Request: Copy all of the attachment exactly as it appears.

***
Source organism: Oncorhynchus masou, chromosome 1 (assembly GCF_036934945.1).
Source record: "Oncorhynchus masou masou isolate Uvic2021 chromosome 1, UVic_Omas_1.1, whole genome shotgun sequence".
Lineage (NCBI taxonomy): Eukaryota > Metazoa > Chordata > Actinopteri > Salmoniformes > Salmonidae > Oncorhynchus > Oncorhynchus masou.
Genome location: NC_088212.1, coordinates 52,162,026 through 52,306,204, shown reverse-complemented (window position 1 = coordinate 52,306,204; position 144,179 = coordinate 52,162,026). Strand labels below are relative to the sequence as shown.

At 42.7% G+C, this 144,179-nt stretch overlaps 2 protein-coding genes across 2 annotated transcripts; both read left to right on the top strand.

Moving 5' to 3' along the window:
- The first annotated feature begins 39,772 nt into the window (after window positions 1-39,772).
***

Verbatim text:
Source organism: Oncorhynchus masou, chromosome 1 (assembly GCF_036934945.1).
Source record: "Oncorhynchus masou masou isolate Uvic2021 chromosome 1, UVic_Omas_1.1, whole genome shotgun sequence".
Lineage (NCBI taxonomy): Eukaryota > Metazoa > Chordata > Actinopteri > Salmoniformes > Salmonidae > Oncorhynchus > Oncorhynchus masou.
Genome location: NC_088212.1, coordinates 52,162,026 through 52,306,204, shown reverse-complemented (window position 1 = coordinate 52,306,204; position 144,179 = coordinate 52,162,026). Strand labels below are relative to the sequence as shown.

At 42.7% G+C, this 144,179-nt stretch overlaps 2 protein-coding genes across 2 annotated transcripts; both read left to right on the top strand.

Moving 5' to 3' along the window:
- The first annotated feature begins 39,772 nt into the window (after window positions 1-39,772).